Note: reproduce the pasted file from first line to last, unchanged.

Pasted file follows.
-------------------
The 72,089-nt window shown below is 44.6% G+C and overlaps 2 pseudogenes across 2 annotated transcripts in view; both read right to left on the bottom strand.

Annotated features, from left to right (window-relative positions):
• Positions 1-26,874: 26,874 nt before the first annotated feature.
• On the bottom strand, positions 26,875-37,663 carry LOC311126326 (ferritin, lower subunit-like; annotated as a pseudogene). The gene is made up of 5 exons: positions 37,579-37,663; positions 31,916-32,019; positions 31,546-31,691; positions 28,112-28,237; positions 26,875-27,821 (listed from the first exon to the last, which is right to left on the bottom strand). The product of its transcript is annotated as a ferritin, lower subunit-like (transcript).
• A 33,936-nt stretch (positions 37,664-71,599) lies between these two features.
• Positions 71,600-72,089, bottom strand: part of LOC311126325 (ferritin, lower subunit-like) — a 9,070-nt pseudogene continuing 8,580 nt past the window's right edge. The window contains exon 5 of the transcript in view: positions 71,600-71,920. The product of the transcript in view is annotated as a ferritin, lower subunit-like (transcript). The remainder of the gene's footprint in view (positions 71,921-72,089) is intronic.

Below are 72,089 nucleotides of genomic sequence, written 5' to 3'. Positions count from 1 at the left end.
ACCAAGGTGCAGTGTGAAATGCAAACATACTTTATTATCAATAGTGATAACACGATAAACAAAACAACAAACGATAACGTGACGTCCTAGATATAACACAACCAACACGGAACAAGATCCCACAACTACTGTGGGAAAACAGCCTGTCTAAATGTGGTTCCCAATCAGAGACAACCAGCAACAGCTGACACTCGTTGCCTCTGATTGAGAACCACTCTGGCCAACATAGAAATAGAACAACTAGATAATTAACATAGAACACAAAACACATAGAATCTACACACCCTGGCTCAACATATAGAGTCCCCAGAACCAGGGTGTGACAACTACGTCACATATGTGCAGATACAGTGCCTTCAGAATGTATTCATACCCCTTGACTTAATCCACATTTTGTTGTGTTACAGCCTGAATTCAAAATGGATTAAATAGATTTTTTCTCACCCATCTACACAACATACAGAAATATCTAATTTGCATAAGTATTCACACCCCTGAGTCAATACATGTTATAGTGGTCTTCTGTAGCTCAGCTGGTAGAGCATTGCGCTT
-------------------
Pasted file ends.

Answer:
The 72,089-nt window shown below is 44.6% G+C and overlaps 2 pseudogenes across 2 annotated transcripts in view; both read right to left on the bottom strand.

Annotated features, from left to right (window-relative positions):
• Positions 1-26,874: 26,874 nt before the first annotated feature.
• On the bottom strand, positions 26,875-37,663 carry LOC311126326 (ferritin, lower subunit-like; annotated as a pseudogene). The gene is made up of 5 exons: positions 37,579-37,663; positions 31,916-32,019; positions 31,546-31,691; positions 28,112-28,237; positions 26,875-27,821 (listed from the first exon to the last, which is right to left on the bottom strand). The product of its transcript is annotated as a ferritin, lower subunit-like (transcript).
• A 33,936-nt stretch (positions 37,664-71,599) lies between these two features.
• Positions 71,600-72,089, bottom strand: part of LOC311126325 (ferritin, lower subunit-like) — a 9,070-nt pseudogene continuing 8,580 nt past the window's right edge. The window contains exon 5 of the transcript in view: positions 71,600-71,920. The product of the transcript in view is annotated as a ferritin, lower subunit-like (transcript). The remainder of the gene's footprint in view (positions 71,921-72,089) is intronic.

Below are 72,089 nucleotides of genomic sequence, written 5' to 3'. Positions count from 1 at the left end.
ACCAAGGTGCAGTGTGAAATGCAAACATACTTTATTATCAATAGTGATAACACGATAAACAAAACAACAAACGATAACGTGACGTCCTAGATATAACACAACCAACACGGAACAAGATCCCACAACTACTGTGGGAAAACAGCCTGTCTAAATGTGGTTCCCAATCAGAGACAACCAGCAACAGCTGACACTCGTTGCCTCTGATTGAGAACCACTCTGGCCAACATAGAAATAGAACAACTAGATAATTAACATAGAACACAAAACACATAGAATCTACACACCCTGGCTCAACATATAGAGTCCCCAGAACCAGGGTGTGACAACTACGTCACATATGTGCAGATACAGTGCCTTCAGAATGTATTCATACCCCTTGACTTAATCCACATTTTGTTGTGTTACAGCCTGAATTCAAAATGGATTAAATAGATTTTTTCTCACCCATCTACACAACATACAGAAATATCTAATTTGCATAAGTATTCACACCCCTGAGTCAATACATGTTATAGTGGTCTTCTGTAGCTCAGCTGGTAGAGCATTGCGCTT